A while later, the waiter told us that they had run out of Indian aster and the fish but were replenishing their stocks from a nearby market. So I ate the cold dish first and tried to distract myself with the braised tofu and potatoes. It was a bit like waiting for the Academy Awards Best Picture announcement at the end of the night — one has to be patient and get through the minor awards first. With patience, I would be rewarded with the best spring dishes.
Crunchy and tender, the wild black fungus was smooth and not greasy. It was very refreshing and light, and an elevated version of the common black fungus that you would soak in water. The broad beans were cooked perfectly as well — not too soft and not too hard, crunchy and a little gelatinous. The braised tofu and potatoes dish was absolutely phenomenal — braised in a master stock, the flavour of the tofu was strong and rich, making us wonder if the tofu we usually ate was synthetically made.
A little while later, the waiter updated us that they were not able to get the ingredients yet but have sent their man to a larger supermarket further away for them. I told him that I had plans in the afternoon and ordered a bowl of Pian Er Chuan (noodle soup served with preserved vegetables, sliced pork, and bamboo shoots) instead.
After I was almost done with the noodles, the waiter told us that they finally managed to get the dark sleeper fish but should they still serve it? I glanced at my watch and realised that my ride to the conference venue was arriving in five minutes. I knew I would have to give the dish a miss. “Maybe next time,” I replied regretfully. The waiter fully understood my seasonal craving and said kindly, “Make a reservation the next time you come. We promise to keep a portion for you.”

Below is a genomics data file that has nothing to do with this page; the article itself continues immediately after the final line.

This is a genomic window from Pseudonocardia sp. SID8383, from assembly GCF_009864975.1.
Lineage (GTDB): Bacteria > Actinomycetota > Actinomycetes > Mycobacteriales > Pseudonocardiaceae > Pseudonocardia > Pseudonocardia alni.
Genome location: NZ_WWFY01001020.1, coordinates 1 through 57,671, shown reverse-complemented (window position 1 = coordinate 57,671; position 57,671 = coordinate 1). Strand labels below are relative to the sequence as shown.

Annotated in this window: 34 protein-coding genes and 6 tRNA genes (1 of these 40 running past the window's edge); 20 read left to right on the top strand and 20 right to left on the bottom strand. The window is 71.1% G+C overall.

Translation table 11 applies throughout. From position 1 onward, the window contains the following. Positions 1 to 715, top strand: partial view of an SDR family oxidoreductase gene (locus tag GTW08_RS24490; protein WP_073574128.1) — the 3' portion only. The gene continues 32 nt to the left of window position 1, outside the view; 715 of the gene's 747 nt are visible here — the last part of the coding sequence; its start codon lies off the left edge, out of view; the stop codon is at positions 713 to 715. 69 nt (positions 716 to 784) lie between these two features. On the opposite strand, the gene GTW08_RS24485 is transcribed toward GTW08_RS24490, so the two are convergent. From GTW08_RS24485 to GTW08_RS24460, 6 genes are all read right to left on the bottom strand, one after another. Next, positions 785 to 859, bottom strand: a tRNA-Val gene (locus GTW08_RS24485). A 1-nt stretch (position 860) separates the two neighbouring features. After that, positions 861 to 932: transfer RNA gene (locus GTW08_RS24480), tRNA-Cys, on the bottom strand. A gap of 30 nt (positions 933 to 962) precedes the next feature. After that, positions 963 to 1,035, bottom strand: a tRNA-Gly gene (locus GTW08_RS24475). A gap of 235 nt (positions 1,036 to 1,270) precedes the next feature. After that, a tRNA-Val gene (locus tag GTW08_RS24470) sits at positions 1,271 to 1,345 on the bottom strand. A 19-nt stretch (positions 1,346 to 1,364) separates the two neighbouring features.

The next day, I was swamped with meetings and lectures and simply did not have time to go back for the dark sleeper fish with spring bamboo shoots. On the last day of my trip, I visited a museum and hit it off with the museum director immediately. He insisted on buying me lunch and brought me to dine at a very unique Hangzhou restaurant by the West Lake.
“What would you like to eat?” he asked. “Dark sleeper fish with spring bamboo shoots,” I said without hesitation. Alas, the restaurant did not have it.
The museum director asked the restaurant manager impatiently, “Isn’t the dish in season now?” The latter replied that they did not prepare the dish that day and suggested that we try other seasonal delights like the shad fish instead. I told the museum director that I didn't eat shad and that there was a long story behind it but I would leave that for another day.
“How about braised spring bamboo shoots?” I asked. The manager replied that the restaurant does not serve the dish because the head chef can never cook it well.
By then, the museum director got visibly upset with the restaurant staff. He turned to me and said, “Next time, you can come to my house for some excellent braised spring bamboo shoots. It seems like we’ll have to settle for some pricier non-seasonal dishes today.”